Just a person who likes pop culture and films
  • LozLoz Community Champion Posts: 93 Budding Regular
    I'm not in uni, but I live independently, and I think these things are important:

    Budgeting - making sure you have enough money for food, toiletries, rent etc. I'd plan exactly what you're going need for each week, and how much it will all cost so you never go over.

    Cleaning - making sure your room is tidy and organized. Knowing how to wash up, clean clothes, hoovering etc.

    Balance - balancing social time and study. It's important you have time for both. I would honestly plan your days around your study calendar. So you know for example when you are free, when you can hang out with friends, and when you need to shop etc.

    Food - learning how to make basic meals. Honestly, there are so many recipes on Google. I need to work on this myself as I live off ready meals and the microwave :joy:

    You - make sure you are looking after yourself and are looking after your mental health. Take some time for yourself sometimes. It is important you look after yourself as you are the priority.

    If you are planning on moving to student accommodation, I would get a mini fridge as I believe most accommodation places have shared kitchens, and people are not shy about stealing food. If you're lucky they won't but as I've experienced it myself, I would be wary.

    I think the priority out of all those things is self-care and budgeting, as these things will be the most helpful when you first start living independently.

    Anyways, hopefully that's useful <3



    "My darkside won today" - DArkSide by BMTH
    AnonymousToeJJLemon18lunarcat522Amy22
  • AnonymousToeAnonymousToe Posts: 833 Part of The Mix Family
    Thank you so much everyone! Totally forgot about cleaning as that’s not something I see a lot of at home *sigh* 😂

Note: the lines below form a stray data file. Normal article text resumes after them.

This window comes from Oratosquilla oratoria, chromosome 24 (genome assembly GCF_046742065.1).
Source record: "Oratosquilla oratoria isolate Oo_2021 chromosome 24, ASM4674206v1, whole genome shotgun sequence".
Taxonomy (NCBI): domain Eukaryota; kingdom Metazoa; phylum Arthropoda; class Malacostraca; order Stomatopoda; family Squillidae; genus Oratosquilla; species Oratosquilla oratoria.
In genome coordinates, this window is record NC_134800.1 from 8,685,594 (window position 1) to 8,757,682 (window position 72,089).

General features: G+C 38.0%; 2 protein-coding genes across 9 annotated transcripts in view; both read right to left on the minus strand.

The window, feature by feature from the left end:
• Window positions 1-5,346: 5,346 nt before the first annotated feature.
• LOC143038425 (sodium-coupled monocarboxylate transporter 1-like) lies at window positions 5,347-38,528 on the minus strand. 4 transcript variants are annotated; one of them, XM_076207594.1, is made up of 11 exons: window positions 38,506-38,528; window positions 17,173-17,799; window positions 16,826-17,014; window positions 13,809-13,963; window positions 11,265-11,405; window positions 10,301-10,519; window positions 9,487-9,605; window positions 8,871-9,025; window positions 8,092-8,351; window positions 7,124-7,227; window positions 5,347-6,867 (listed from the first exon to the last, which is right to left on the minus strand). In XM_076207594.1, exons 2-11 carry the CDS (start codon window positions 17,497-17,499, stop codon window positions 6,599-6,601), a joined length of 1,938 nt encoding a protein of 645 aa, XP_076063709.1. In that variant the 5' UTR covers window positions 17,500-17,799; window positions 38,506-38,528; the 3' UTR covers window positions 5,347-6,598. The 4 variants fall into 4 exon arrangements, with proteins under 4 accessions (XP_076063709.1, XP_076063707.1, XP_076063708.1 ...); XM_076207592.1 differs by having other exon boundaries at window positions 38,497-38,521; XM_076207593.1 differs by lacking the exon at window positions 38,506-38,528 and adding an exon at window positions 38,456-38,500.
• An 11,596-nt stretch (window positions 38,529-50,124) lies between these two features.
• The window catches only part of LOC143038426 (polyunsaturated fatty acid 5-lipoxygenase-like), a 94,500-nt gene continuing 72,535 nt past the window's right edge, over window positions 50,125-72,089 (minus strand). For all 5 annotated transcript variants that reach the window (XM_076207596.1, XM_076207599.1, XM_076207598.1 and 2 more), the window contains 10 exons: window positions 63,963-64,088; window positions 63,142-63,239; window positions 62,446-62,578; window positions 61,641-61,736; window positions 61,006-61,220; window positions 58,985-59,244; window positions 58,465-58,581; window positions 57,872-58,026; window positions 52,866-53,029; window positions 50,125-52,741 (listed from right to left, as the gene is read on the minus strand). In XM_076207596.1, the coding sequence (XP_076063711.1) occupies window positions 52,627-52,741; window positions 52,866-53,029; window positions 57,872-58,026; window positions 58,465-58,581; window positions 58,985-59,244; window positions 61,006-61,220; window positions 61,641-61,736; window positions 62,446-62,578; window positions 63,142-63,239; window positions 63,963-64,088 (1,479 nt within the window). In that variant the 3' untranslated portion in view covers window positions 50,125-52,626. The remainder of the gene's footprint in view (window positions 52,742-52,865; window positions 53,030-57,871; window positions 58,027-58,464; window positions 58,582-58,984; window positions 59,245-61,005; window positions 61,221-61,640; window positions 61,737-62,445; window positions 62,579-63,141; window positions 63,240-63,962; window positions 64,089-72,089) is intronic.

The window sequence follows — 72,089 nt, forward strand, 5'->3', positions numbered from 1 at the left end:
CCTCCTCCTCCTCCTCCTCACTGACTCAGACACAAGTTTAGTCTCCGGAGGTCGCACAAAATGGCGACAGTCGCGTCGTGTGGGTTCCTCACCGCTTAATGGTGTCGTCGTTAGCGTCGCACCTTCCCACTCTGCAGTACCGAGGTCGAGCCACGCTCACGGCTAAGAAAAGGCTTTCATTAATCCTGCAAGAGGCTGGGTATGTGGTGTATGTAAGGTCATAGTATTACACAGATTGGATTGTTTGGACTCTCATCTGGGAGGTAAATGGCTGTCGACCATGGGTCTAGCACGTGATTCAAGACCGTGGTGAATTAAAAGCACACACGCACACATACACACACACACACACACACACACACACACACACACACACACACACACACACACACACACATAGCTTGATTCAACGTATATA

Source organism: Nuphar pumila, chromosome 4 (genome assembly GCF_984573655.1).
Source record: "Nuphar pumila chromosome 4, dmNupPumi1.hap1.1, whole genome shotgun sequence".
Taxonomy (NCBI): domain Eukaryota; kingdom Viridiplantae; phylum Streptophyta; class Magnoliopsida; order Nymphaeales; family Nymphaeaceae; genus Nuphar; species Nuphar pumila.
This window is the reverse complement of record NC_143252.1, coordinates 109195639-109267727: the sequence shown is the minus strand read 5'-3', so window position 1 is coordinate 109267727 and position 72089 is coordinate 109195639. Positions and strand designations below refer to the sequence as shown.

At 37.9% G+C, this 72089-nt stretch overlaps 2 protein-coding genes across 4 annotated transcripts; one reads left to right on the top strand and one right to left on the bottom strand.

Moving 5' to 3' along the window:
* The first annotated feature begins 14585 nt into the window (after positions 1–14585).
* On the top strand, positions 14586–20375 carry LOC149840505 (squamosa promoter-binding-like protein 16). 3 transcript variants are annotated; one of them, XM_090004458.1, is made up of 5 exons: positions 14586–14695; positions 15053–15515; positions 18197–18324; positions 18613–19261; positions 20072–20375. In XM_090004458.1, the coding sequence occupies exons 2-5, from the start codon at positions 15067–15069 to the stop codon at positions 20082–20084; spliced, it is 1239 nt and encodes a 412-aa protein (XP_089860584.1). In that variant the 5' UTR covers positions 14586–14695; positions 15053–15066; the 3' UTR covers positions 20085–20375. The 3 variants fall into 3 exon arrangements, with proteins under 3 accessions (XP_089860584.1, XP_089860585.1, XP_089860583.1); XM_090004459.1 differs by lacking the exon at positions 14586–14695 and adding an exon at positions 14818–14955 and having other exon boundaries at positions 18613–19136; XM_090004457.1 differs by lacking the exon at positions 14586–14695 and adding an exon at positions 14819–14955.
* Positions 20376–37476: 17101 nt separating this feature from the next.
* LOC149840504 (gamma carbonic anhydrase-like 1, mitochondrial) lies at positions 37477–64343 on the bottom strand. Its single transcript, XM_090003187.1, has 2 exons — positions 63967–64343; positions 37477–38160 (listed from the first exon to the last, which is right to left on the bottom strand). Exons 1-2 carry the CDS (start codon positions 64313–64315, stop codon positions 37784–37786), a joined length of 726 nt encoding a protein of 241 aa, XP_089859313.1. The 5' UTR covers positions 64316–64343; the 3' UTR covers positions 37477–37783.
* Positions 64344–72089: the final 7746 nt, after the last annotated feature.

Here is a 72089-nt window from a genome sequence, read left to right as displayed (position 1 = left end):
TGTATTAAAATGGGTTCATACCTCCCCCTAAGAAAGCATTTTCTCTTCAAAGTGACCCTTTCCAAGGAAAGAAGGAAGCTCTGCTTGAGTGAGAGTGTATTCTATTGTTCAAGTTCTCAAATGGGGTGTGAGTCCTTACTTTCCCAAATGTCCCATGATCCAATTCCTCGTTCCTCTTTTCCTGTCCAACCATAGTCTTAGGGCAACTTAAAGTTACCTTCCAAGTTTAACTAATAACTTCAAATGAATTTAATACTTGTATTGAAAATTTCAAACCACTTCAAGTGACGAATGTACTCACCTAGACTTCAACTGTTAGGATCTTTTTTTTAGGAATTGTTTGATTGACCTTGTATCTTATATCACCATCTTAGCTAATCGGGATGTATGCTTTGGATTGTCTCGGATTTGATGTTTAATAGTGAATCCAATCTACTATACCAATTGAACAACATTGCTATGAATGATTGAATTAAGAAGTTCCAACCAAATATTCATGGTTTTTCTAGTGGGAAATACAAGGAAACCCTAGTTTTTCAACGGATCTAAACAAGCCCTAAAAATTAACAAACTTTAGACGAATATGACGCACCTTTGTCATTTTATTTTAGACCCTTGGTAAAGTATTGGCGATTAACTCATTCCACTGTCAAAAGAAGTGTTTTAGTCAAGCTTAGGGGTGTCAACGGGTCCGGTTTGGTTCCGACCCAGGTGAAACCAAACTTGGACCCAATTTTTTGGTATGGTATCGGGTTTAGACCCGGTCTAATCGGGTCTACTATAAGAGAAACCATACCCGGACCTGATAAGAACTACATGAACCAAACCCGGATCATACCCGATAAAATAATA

Lozlunarcat522Amy22
  • lunarcat522lunarcat522 Posts: 324 The Mix Regular
    @AnonymousToe There's some charts/tables online that can help give you an idea of stuff that should ideally be kept on top of daily/weekly/monthly for cleaning if that's helpful

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    AnonymousToeLozAmy22
  • AnonymousToeAnonymousToe Posts: 833 Part of The Mix Family
    @lunarcat522 thank you so, so much!!
    lunarcat522
  • lunarcat522lunarcat522 Posts: 324 The Mix Regular
    @AnonymousToe I also personally find goblin.tools really useful as its to do list has a magic wand that helps break down tasks further and also has an estimator for how long tasks might take which is really useful. It's an AI based tool but I really benefit from it being suspected neurodivergent
    AnonymousToeebyrne556LozAmy22
  • Katie12Katie12 Posts: 210 Trailblazer
    i agree with everyone about cooking cleaning and definitely learning to budget too! especially in those first few weeks! You do get used to it though and being so independent will just become your new norm :)
    AnonymousToeLozAmy22
  • amy02amy02 Moderator Posts: 74 Budding Regular
    The above comments are great suggestions! I would definitely recommend finding a meal that you know you like and can make easily, as it can be a great comfort when you are starting off in a new environment <3
    AnonymousToeAmy22
  • independent_independent_ Community Champion Posts: 8,585 Legendary Poster
    Totally not stealing that recipe that @JustV gave!! I need new things to do with pasta that are really easy, and the fact you can make it in one pot cuts down on dishes and every adult i have ever met will agree on their hate for dishes.

    I agree with what all the others have said, I also haven’t been to uni but I’ve had to learn over the years. Money I think is the big one.

    As for cooking, you may not think it but you will get absolutely sick to the back teeth of ready meals, pot noodles etc..I actually would rather cry than eat a pot noodle because I used to eat so many of them. So it’s best to have a few simple recipes that you can make loads of to get a few meals out of, that way you can always adapt them if you get sick of them. Don’t get me wrong if you still enjoy a pot noodle there’s nothing wrong with having a few in your cupboard for emergencies.

    Cleaning - the hardest part of cleaning is getting it started. Youtube can be really useful for things like this, watching how to videos can really help. I find putting a bit of music on helps me. Definitely learn how to clean a toilet as well and preferably how to unblock one as well (I’m still working on that one lol) because these things happen and I know I’d rather not have to call someone at 4am for that lol.
    “Sometimes the people around you won’t understand your journey. They don’t need to, it’s not for them.”
    AnonymousToeAmy22